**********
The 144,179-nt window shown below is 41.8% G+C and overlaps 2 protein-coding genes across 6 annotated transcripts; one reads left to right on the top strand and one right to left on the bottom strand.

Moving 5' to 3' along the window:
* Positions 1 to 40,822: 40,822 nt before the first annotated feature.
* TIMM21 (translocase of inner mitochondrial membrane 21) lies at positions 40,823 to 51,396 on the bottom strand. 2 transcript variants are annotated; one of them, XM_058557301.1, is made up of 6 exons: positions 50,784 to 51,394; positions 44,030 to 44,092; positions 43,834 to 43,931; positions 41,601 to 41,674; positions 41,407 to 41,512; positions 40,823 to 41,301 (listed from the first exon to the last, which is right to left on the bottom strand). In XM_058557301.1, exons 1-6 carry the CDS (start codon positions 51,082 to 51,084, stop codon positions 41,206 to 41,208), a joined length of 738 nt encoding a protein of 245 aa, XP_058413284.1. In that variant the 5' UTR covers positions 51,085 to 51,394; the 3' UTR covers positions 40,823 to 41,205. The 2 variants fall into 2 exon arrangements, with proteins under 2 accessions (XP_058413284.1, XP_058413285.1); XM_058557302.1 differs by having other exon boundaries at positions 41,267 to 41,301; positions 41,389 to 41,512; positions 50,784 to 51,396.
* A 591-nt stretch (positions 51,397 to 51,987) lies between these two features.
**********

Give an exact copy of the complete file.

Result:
The 144,179-nt window shown below is 41.8% G+C and overlaps 2 protein-coding genes across 6 annotated transcripts; one reads left to right on the top strand and one right to left on the bottom strand.

Moving 5' to 3' along the window:
* Positions 1 to 40,822: 40,822 nt before the first annotated feature.
* TIMM21 (translocase of inner mitochondrial membrane 21) lies at positions 40,823 to 51,396 on the bottom strand. 2 transcript variants are annotated; one of them, XM_058557301.1, is made up of 6 exons: positions 50,784 to 51,394; positions 44,030 to 44,092; positions 43,834 to 43,931; positions 41,601 to 41,674; positions 41,407 to 41,512; positions 40,823 to 41,301 (listed from the first exon to the last, which is right to left on the bottom strand). In XM_058557301.1, exons 1-6 carry the CDS (start codon positions 51,082 to 51,084, stop codon positions 41,206 to 41,208), a joined length of 738 nt encoding a protein of 245 aa, XP_058413284.1. In that variant the 5' UTR covers positions 51,085 to 51,394; the 3' UTR covers positions 40,823 to 41,205. The 2 variants fall into 2 exon arrangements, with proteins under 2 accessions (XP_058413284.1, XP_058413285.1); XM_058557302.1 differs by having other exon boundaries at positions 41,267 to 41,301; positions 41,389 to 41,512; positions 50,784 to 51,396.
* A 591-nt stretch (positions 51,397 to 51,987) lies between these two features.